TV Article

What's on Ira Glass's mind

The host of ''This American Life'' discusses the show's transition from public radio to Showtime

IT'S NOT REALITY TV
Truthfully, one of the things that make this different than anything on TV is the attitude we have toward the people and the stories. We're not making fun of them. We're trying to tell their stories in a complicated way. Ours really is a ministry of love.

RADIO VS. TV
I can talk longer on the radio because we don't have to find things to look at while I'm talking. [On TV], it's more compressed and poetic. We get way more assured over the course of the six episodes. I think the last two [airing April 19 and 26, 10:30 p.m.] are the best in the series.

CHICAGO VS. NYC
I'd get recognized exactly one time a day in Chicago. It sounds like an exaggeration, but it actually isn't. In New York, I'm never recognized ever. People here don't listen to radio in the same way because they're not in their cars. [But NYC has] better takeout food.

HOW DO I LOOK?
They hired [me] a stylist who also does, like, Katie Couric. I've got to say, once you have a person who comes to your workplace with a bunch of clothes for you to try on, shopping the normal way really seems annoying.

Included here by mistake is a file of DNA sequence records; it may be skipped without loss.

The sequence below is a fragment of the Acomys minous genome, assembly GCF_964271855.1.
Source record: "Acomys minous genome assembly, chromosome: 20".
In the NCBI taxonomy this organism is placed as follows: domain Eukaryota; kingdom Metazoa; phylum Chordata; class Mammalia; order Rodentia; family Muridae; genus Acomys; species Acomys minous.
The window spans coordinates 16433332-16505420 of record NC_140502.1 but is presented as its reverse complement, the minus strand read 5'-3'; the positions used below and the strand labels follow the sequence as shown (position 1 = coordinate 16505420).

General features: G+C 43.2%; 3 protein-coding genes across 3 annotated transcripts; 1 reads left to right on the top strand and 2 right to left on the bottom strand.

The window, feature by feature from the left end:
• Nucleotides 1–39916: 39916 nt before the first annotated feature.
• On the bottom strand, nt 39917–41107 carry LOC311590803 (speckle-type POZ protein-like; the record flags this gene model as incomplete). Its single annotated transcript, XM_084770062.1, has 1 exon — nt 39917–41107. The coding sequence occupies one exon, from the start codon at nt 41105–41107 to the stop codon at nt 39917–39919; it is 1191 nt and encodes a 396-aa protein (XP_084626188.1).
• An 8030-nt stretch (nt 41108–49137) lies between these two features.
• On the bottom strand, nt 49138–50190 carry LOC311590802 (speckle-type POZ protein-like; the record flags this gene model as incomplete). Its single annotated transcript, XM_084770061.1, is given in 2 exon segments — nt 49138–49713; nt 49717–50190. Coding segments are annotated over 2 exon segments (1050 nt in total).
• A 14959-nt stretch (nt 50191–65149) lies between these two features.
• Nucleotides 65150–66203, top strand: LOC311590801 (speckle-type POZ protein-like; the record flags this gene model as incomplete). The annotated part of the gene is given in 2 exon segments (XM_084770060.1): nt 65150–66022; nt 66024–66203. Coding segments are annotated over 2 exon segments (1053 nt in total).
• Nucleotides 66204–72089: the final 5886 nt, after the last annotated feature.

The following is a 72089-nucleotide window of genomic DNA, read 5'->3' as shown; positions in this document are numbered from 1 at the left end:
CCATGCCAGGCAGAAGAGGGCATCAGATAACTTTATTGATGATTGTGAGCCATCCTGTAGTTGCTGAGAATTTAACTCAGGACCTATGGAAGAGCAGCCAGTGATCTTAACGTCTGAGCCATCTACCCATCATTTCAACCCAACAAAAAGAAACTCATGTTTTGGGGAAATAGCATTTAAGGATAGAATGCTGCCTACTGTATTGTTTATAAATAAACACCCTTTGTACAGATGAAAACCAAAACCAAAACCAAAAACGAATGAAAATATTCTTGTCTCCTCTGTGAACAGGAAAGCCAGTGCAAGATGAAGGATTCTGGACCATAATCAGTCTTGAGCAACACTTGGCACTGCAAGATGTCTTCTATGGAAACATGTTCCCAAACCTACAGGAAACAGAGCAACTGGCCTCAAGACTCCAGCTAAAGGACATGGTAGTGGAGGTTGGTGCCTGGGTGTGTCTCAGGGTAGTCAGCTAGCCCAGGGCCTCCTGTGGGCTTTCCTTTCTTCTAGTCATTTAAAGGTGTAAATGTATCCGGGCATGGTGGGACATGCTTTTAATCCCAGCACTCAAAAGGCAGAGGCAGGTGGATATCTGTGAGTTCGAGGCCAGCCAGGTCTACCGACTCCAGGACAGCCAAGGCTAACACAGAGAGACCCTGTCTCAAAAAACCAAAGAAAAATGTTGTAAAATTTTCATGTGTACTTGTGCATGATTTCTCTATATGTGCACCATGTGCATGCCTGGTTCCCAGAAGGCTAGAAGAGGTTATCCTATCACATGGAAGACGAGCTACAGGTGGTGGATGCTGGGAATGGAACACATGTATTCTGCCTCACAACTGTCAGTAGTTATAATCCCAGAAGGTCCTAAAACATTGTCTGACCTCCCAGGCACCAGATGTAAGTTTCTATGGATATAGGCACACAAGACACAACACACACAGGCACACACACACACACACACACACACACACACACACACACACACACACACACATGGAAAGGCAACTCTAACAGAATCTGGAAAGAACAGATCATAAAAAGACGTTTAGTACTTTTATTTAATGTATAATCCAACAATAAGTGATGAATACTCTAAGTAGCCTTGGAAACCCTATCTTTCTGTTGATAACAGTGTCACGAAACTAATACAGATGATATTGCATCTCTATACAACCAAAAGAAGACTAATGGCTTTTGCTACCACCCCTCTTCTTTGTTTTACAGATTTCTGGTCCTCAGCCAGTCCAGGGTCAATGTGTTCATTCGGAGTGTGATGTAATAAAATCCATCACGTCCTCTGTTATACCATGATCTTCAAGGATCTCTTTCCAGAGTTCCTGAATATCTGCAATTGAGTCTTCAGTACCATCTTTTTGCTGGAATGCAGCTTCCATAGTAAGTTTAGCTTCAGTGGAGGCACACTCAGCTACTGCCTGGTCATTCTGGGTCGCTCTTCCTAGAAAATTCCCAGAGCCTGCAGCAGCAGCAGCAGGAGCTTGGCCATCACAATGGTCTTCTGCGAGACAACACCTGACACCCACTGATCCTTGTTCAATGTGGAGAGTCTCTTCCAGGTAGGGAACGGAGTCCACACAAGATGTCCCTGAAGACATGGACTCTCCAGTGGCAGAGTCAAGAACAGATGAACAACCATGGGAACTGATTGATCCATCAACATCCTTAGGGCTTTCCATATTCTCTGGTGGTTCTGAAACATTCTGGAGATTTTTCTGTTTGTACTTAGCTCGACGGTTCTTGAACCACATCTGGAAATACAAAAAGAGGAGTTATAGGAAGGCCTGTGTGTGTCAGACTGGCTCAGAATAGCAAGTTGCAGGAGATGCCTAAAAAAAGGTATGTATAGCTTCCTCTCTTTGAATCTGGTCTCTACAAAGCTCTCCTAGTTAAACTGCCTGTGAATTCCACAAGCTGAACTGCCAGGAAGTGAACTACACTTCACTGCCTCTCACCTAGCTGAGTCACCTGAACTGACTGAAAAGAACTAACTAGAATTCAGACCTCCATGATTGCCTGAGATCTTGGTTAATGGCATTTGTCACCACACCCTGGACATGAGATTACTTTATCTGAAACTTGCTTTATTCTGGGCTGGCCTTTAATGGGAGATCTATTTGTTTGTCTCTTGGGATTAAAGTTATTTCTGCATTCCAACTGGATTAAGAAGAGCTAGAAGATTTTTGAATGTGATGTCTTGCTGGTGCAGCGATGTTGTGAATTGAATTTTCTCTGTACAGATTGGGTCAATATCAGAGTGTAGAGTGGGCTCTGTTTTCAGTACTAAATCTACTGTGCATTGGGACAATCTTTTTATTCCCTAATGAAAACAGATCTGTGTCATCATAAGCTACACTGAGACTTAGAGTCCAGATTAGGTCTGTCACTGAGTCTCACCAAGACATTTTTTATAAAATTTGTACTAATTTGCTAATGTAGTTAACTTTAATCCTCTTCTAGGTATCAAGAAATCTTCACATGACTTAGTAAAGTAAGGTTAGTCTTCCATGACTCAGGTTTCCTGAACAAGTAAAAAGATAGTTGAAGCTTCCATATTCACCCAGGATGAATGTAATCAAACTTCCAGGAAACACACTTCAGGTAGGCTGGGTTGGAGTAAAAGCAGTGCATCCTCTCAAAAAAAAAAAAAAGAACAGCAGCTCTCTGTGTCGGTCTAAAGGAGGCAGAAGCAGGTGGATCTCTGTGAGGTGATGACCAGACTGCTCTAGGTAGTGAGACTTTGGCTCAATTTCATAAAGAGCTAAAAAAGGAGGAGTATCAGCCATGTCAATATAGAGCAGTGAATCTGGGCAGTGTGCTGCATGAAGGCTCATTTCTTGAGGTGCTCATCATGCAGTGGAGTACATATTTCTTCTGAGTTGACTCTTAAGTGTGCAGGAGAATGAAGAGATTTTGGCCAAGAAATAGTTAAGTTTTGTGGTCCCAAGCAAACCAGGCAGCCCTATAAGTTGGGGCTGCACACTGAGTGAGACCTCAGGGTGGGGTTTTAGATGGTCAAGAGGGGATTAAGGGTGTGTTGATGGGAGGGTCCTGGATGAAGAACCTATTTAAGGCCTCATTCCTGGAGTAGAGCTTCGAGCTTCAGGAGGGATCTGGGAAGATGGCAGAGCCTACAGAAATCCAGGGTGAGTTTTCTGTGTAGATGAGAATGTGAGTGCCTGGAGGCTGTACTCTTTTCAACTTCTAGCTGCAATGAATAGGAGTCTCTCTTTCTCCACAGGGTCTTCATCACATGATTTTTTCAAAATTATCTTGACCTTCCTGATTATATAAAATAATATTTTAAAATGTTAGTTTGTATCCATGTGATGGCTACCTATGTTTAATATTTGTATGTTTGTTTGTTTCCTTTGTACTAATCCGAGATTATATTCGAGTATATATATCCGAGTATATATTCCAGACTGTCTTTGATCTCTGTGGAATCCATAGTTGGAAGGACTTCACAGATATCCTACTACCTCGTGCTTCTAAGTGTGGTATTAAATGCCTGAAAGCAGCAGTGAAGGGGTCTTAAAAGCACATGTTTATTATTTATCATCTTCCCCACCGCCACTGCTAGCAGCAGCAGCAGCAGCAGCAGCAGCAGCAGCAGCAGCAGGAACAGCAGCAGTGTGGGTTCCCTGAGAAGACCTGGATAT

MR. GLASS' GLASSES
I bought them not long after I moved to Chicago [from Washington, D.C.] in 1989. These are literally the same frames. I've tried to replace them — but it's impossible to find ones that look like them.

NAME-DROPPER
I work with all these people [on the radio show] who suddenly became insanely famous. When I met David Sedaris, he had never published anything. John Hodgman — who's so weirdly recognizable because of those Mac ads — was doing his reading series. And OK Go didn't have a record contract. It's just very strange.

Originally posted Apr 06, 2007 Published in issue #929 Apr 13, 2007 Order article reprints
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